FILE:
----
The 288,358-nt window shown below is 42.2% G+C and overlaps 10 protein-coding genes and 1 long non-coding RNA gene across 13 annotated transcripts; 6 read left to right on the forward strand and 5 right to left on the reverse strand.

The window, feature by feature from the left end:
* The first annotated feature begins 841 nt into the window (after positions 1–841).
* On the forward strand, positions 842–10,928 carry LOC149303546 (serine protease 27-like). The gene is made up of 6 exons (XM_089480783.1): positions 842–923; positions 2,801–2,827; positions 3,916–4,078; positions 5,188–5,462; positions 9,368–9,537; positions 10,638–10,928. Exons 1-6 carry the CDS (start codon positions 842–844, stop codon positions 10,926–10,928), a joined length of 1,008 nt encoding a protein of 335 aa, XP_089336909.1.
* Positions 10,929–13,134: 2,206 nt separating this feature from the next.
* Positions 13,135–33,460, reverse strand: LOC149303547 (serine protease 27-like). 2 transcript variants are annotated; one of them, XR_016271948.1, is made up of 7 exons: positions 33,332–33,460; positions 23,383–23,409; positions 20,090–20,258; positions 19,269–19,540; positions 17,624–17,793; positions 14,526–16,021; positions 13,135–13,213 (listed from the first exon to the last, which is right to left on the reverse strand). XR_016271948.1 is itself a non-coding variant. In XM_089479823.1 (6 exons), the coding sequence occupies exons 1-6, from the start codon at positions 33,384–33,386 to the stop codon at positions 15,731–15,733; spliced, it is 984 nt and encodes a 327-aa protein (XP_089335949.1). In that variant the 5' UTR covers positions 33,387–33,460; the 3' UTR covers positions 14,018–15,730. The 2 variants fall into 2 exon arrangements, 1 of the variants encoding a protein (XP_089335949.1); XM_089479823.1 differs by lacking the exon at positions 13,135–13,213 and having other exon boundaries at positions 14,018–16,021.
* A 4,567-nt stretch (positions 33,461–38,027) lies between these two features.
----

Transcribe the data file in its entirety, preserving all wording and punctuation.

The 288,358-nt window shown below is 42.2% G+C and overlaps 10 protein-coding genes and 1 long non-coding RNA gene across 13 annotated transcripts; 6 read left to right on the forward strand and 5 right to left on the reverse strand.

The window, feature by feature from the left end:
* The first annotated feature begins 841 nt into the window (after positions 1–841).
* On the forward strand, positions 842–10,928 carry LOC149303546 (serine protease 27-like). The gene is made up of 6 exons (XM_089480783.1): positions 842–923; positions 2,801–2,827; positions 3,916–4,078; positions 5,188–5,462; positions 9,368–9,537; positions 10,638–10,928. Exons 1-6 carry the CDS (start codon positions 842–844, stop codon positions 10,926–10,928), a joined length of 1,008 nt encoding a protein of 335 aa, XP_089336909.1.
* Positions 10,929–13,134: 2,206 nt separating this feature from the next.
* Positions 13,135–33,460, reverse strand: LOC149303547 (serine protease 27-like). 2 transcript variants are annotated; one of them, XR_016271948.1, is made up of 7 exons: positions 33,332–33,460; positions 23,383–23,409; positions 20,090–20,258; positions 19,269–19,540; positions 17,624–17,793; positions 14,526–16,021; positions 13,135–13,213 (listed from the first exon to the last, which is right to left on the reverse strand). XR_016271948.1 is itself a non-coding variant. In XM_089479823.1 (6 exons), the coding sequence occupies exons 1-6, from the start codon at positions 33,384–33,386 to the stop codon at positions 15,731–15,733; spliced, it is 984 nt and encodes a 327-aa protein (XP_089335949.1). In that variant the 5' UTR covers positions 33,387–33,460; the 3' UTR covers positions 14,018–15,730. The 2 variants fall into 2 exon arrangements, 1 of the variants encoding a protein (XP_089335949.1); XM_089479823.1 differs by lacking the exon at positions 13,135–13,213 and having other exon boundaries at positions 14,018–16,021.
* A 4,567-nt stretch (positions 33,461–38,027) lies between these two features.